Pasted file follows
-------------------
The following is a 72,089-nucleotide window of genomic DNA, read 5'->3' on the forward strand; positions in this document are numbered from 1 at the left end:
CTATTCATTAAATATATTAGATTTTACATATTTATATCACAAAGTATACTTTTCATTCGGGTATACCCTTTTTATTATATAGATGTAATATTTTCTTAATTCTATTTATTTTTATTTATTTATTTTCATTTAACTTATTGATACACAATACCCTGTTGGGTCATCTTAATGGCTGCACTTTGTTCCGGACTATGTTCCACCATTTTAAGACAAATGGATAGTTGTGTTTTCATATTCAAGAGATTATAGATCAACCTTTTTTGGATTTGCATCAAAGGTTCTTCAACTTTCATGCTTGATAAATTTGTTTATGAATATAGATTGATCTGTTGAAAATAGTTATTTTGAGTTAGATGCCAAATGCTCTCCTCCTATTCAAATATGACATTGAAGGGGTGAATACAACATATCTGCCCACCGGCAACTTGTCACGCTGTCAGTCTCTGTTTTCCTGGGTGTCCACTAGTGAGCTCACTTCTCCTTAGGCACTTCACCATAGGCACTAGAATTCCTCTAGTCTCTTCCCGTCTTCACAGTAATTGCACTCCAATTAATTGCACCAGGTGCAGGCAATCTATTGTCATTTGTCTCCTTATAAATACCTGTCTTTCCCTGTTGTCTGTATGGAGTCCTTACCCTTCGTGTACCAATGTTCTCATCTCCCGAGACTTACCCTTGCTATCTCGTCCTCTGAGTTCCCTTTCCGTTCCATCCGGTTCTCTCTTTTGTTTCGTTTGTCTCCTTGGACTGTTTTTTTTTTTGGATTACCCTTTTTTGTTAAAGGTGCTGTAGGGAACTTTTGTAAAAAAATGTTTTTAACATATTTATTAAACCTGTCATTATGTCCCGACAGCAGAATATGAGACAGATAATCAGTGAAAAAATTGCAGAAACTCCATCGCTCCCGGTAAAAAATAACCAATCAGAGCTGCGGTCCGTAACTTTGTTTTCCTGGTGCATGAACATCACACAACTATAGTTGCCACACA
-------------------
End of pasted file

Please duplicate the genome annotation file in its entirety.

The following is a 72,089-nucleotide window of genomic DNA, read 5'->3' on the forward strand; positions in this document are numbered from 1 at the left end:
CTATTCATTAAATATATTAGATTTTACATATTTATATCACAAAGTATACTTTTCATTCGGGTATACCCTTTTTATTATATAGATGTAATATTTTCTTAATTCTATTTATTTTTATTTATTTATTTTCATTTAACTTATTGATACACAATACCCTGTTGGGTCATCTTAATGGCTGCACTTTGTTCCGGACTATGTTCCACCATTTTAAGACAAATGGATAGTTGTGTTTTCATATTCAAGAGATTATAGATCAACCTTTTTTGGATTTGCATCAAAGGTTCTTCAACTTTCATGCTTGATAAATTTGTTTATGAATATAGATTGATCTGTTGAAAATAGTTATTTTGAGTTAGATGCCAAATGCTCTCCTCCTATTCAAATATGACATTGAAGGGGTGAATACAACATATCTGCCCACCGGCAACTTGTCACGCTGTCAGTCTCTGTTTTCCTGGGTGTCCACTAGTGAGCTCACTTCTCCTTAGGCACTTCACCATAGGCACTAGAATTCCTCTAGTCTCTTCCCGTCTTCACAGTAATTGCACTCCAATTAATTGCACCAGGTGCAGGCAATCTATTGTCATTTGTCTCCTTATAAATACCTGTCTTTCCCTGTTGTCTGTATGGAGTCCTTACCCTTCGTGTACCAATGTTCTCATCTCCCGAGACTTACCCTTGCTATCTCGTCCTCTGAGTTCCCTTTCCGTTCCATCCGGTTCTCTCTTTTGTTTCGTTTGTCTCCTTGGACTGTTTTTTTTTTTGGATTACCCTTTTTTGTTAAAGGTGCTGTAGGGAACTTTTGTAAAAAAATGTTTTTAACATATTTATTAAACCTGTCATTATGTCCCGACAGCAGAATATGAGACAGATAATCAGTGAAAAAATTGCAGAAACTCCATCGCTCCCGGTAAAAAATAACCAATCAGAGCTGCGGTCCGTAACTTTGTTTTCCTGGTGCATGAACATCACACAACTATAGTTGCCACACA